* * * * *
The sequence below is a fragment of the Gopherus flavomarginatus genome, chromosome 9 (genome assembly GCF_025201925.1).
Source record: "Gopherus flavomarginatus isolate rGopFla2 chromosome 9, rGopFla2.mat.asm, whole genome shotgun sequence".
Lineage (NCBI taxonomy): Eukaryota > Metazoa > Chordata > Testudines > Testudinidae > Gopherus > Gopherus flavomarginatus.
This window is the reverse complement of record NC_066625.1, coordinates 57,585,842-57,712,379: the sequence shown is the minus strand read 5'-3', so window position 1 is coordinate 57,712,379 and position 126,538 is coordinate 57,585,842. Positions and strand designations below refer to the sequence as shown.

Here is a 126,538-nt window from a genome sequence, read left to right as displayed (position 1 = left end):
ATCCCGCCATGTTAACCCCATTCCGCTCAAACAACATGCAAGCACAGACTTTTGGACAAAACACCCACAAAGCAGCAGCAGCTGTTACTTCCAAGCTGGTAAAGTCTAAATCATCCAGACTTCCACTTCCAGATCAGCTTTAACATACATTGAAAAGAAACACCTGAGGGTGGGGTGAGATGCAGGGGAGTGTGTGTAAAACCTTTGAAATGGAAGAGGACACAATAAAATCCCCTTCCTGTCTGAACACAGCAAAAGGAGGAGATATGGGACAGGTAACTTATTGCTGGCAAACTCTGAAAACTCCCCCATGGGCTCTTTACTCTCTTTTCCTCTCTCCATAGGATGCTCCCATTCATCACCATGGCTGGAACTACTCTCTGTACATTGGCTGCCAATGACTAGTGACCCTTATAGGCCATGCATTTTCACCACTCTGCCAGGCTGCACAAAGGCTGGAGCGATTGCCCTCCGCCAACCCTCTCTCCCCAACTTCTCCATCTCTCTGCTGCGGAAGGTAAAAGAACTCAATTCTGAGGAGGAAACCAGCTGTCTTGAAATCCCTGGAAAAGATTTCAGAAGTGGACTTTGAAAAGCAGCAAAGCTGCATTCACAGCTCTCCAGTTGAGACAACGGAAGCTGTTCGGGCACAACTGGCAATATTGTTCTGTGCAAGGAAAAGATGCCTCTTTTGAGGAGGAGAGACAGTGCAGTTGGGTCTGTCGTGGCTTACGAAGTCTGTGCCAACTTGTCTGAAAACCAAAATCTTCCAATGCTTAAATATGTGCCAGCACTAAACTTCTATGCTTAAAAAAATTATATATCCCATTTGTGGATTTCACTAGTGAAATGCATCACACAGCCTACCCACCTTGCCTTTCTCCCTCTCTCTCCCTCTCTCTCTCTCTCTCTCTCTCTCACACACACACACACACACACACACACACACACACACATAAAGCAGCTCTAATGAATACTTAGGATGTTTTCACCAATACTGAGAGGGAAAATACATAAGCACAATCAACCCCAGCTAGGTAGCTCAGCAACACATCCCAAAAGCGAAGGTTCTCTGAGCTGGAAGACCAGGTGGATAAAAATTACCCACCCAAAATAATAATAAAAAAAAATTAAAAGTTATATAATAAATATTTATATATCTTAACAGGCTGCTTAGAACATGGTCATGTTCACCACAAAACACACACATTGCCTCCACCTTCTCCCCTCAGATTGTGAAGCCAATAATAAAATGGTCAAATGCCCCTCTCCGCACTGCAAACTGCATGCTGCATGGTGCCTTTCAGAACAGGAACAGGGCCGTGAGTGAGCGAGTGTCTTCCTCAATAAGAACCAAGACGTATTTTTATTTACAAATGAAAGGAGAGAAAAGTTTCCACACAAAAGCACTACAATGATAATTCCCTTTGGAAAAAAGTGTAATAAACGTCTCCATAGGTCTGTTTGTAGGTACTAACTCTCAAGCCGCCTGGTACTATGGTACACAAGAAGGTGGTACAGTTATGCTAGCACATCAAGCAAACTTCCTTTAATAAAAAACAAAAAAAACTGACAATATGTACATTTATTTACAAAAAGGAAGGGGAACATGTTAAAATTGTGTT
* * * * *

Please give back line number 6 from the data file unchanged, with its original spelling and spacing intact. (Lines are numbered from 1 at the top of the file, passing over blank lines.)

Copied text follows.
ATCCCGCCATGTTAACCCCATTCCGCTCAAACAACATGCAAGCACAGACTTTTGGACAAAACACCCACAAAGCAGCAGCAGCTGTTACTTCCAAGCTGGTAAAGTCTAAATCATCCAGACTTCCACTTCCAGATCAGCTTTAACATACATTGAAAAGAAACACCTGAGGGTGGGGTGAGATGCAGGGGAGTGTGTGTAAAACCTTTGAAATGGAAGAGGACACAATAAAATCCCCTTCCTGTCTGAACACAGCAAAAGGAGGAGATATGGGACAGGTAACTTATTGCTGGCAAACTCTGAAAACTCCCCCATGGGCTCTTTACTCTCTTTTCCTCTCTCCATAGGATGCTCCCATTCATCACCATGGCTGGAACTACTCTCTGTACATTGGCTGCCAATGACTAGTGACCCTTATAGGCCATGCATTTTCACCACTCTGCCAGGCTGCACAAAGGCTGGAGCGATTGCCCTCCGCCAACCCTCTCTCCCCAACTTCTCCATCTCTCTGCTGCGGAAGGTAAAAGAACTCAATTCTGAGGAGGAAACCAGCTGTCTTGAAATCCCTGGAAAAGATTTCAGAAGTGGACTTTGAAAAGCAGCAAAGCTGCATTCACAGCTCTCCAGTTGAGACAACGGAAGCTGTTCGGGCACAACTGGCAATATTGTTCTGTGCAAGGAAAAGATGCCTCTTTTGAGGAGGAGAGACAGTGCAGTTGGGTCTGTCGTGGCTTACGAAGTCTGTGCCAACTTGTCTGAAAACCAAAATCTTCCAATGCTTAAATATGTGCCAGCACTAAACTTCTATGCTTAAAAAAATTATATATCCCATTTGTGGATTTCACTAGTGAAATGCATCACACAGCCTACCCACCTTGCCTTTCTCCCTCTCTCTCCCTCTCTCTCTCTCTCTCTCTCTCTCACACACACACACACACACACACACACACACACACACATAAAGCAGCTCTAATGAATACTTAGGATGTTTTCACCAATACTGAGAGGGAAAATACATAAGCACAATCAACCCCAGCTAGGTAGCTCAGCAACACATCCCAAAAGCGAAGGTTCTCTGAGCTGGAAGACCAGGTGGATAAAAATTACCCACCCAAAATAATAATAAAAAAAAATTAAAAGTTATATAATAAATATTTATATATCTTAACAGGCTGCTTAGAACATGGTCATGTTCACCACAAAACACACACATTGCCTCCACCTTCTCCCCTCAGATTGTGAAGCCAATAATAAAATGGTCAAATGCCCCTCTCCGCACTGCAAACTGCATGCTGCATGGTGCCTTTCAGAACAGGAACAGGGCCGTGAGTGAGCGAGTGTCTTCCTCAATAAGAACCAAGACGTATTTTTATTTACAAATGAAAGGAGAGAAAAGTTTCCACACAAAAGCACTACAATGATAATTCCCTTTGGAAAAAAGTGTAATAAACGTCTCCATAGGTCTGTTTGTAGGTACTAACTCTCAAGCCGCCTGGTACTATGGTACACAAGAAGGTGGTACAGTTATGCTAGCACATCAAGCAAACTTCCTTTAATAAAAAACAAAAAAAACTGACAATATGTACATTTATTTACAAAAAGGAAGGGGAACATGTTAAAATTGTGTT